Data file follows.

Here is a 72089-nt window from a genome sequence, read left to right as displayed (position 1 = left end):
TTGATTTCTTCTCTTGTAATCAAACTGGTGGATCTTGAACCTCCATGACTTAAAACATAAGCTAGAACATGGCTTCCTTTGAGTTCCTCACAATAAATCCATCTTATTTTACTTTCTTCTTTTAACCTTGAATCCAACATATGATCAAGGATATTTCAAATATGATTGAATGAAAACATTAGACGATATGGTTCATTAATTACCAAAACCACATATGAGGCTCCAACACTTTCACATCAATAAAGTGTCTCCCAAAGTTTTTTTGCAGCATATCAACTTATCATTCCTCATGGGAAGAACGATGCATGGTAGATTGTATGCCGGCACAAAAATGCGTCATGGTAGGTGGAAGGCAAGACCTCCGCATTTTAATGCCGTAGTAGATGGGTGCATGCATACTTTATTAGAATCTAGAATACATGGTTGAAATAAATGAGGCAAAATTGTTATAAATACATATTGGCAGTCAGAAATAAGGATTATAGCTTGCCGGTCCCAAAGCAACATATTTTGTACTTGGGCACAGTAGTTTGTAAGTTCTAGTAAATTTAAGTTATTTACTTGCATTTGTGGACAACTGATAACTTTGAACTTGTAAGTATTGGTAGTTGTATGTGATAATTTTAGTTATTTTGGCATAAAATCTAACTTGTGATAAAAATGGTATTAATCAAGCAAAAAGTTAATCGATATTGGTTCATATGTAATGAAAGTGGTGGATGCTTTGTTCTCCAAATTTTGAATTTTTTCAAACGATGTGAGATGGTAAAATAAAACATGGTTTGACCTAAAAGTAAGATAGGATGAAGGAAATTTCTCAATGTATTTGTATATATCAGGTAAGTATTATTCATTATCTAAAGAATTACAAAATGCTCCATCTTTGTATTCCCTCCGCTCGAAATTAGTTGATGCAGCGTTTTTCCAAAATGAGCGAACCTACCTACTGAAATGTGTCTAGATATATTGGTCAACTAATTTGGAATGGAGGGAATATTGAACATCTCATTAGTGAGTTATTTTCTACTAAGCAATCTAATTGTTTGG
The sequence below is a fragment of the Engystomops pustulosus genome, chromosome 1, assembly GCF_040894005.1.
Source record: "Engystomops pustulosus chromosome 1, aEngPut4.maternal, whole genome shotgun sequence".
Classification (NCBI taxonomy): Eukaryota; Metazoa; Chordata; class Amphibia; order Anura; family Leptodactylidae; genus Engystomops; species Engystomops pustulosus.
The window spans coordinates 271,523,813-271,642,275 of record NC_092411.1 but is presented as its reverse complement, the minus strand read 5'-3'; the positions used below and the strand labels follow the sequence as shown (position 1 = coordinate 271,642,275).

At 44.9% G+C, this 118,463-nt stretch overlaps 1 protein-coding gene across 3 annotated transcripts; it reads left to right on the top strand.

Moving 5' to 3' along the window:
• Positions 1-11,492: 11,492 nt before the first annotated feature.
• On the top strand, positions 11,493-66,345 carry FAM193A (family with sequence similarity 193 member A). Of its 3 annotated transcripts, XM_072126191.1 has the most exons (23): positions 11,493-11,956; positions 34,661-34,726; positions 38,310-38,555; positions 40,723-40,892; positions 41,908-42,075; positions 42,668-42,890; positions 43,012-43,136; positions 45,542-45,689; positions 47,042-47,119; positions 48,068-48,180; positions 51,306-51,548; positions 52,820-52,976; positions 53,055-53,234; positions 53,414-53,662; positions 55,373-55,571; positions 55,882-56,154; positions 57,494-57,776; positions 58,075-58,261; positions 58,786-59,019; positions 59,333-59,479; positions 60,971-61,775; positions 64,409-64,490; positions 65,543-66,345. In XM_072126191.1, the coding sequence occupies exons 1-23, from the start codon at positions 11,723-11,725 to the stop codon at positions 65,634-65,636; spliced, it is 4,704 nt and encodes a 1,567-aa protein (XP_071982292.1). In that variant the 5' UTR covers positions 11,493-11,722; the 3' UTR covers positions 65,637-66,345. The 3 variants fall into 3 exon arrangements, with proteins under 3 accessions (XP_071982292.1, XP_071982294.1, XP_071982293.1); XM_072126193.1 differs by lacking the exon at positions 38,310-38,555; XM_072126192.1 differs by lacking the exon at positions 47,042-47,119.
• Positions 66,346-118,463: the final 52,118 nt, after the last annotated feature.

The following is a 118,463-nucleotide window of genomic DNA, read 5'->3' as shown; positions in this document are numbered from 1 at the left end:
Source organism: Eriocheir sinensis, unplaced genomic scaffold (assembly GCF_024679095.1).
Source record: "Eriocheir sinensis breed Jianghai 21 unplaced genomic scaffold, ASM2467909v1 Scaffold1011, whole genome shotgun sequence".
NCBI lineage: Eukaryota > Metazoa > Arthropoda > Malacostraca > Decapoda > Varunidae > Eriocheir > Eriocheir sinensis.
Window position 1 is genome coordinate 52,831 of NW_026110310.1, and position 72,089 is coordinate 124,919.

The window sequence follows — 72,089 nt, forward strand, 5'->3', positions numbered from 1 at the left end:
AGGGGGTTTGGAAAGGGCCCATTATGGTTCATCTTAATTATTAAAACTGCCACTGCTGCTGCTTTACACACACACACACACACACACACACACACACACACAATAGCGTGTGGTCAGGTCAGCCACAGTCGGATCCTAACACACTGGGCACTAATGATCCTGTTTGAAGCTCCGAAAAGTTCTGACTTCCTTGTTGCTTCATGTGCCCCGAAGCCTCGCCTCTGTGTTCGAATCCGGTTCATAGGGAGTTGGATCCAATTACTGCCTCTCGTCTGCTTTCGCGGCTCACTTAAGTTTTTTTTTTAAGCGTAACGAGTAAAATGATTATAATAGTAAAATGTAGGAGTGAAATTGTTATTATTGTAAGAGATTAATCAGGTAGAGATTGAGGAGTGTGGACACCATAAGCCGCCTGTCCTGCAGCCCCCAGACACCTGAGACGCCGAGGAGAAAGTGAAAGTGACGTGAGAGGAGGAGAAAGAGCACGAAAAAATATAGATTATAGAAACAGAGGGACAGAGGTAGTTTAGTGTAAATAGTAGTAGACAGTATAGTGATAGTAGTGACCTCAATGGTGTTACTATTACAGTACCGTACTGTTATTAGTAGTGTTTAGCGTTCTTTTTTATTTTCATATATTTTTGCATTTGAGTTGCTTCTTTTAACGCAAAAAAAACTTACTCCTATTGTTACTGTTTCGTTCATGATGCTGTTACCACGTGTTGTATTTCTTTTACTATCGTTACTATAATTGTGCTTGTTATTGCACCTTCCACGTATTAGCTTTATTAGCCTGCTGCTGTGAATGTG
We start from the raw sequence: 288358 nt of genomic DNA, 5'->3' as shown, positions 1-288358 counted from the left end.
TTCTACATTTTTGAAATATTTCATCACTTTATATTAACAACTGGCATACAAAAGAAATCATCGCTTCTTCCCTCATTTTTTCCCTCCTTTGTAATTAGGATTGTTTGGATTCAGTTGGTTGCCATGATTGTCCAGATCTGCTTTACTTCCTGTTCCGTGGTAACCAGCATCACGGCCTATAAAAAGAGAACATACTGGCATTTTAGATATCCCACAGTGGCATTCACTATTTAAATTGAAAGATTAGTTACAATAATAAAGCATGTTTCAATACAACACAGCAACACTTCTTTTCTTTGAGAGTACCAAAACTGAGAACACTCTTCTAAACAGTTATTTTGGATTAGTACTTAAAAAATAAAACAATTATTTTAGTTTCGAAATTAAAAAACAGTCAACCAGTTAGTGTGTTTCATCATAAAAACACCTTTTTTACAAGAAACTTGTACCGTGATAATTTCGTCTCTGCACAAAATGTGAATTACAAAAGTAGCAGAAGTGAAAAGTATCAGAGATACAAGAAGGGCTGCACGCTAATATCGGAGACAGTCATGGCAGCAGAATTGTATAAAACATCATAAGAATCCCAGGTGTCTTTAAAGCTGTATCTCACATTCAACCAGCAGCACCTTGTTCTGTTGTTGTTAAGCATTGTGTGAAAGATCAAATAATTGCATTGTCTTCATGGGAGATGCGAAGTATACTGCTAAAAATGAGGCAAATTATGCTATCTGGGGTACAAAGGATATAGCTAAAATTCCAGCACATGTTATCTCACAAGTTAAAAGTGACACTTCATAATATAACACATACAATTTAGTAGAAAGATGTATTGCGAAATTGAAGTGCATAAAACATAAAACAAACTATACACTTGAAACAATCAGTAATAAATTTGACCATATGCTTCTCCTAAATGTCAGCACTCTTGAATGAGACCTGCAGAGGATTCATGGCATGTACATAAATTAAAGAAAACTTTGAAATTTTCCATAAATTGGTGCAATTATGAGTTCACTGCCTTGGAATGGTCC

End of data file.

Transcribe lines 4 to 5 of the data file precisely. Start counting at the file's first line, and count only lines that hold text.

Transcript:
Source record: "Engystomops pustulosus chromosome 1, aEngPut4.maternal, whole genome shotgun sequence".
Classification (NCBI taxonomy): Eukaryota; Metazoa; Chordata; class Amphibia; order Anura; family Leptodactylidae; genus Engystomops; species Engystomops pustulosus.